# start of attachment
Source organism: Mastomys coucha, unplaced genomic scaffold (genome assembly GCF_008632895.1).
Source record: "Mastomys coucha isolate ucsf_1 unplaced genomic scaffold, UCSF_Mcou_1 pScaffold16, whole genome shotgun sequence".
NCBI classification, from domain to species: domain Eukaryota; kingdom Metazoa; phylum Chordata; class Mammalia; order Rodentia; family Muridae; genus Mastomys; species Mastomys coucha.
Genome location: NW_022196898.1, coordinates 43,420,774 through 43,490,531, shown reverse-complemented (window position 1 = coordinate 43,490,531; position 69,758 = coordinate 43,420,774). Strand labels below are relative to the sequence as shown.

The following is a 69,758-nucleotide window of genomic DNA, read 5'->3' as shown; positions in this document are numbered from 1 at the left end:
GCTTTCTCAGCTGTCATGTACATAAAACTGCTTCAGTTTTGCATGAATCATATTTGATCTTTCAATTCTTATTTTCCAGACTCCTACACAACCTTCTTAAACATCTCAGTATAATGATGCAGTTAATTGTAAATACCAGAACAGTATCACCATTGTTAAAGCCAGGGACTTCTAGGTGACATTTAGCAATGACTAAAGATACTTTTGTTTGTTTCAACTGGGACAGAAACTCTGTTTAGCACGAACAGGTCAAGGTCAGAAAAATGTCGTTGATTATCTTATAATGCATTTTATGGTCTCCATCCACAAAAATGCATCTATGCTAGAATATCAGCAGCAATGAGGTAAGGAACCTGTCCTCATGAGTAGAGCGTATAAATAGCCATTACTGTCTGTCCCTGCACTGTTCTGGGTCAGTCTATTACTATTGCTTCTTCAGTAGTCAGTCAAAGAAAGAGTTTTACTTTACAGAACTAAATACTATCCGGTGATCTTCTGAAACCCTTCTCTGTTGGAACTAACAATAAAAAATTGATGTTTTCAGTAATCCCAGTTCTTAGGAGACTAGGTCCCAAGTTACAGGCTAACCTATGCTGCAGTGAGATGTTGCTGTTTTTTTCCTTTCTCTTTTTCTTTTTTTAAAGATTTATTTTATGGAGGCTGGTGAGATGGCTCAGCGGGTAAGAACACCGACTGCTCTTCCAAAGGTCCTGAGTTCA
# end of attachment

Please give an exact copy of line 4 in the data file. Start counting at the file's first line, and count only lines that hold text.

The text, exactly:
Genome location: NW_022196898.1, coordinates 43,420,774 through 43,490,531, shown reverse-complemented (window position 1 = coordinate 43,490,531; position 69,758 = coordinate 43,420,774). Strand labels below are relative to the sequence as shown.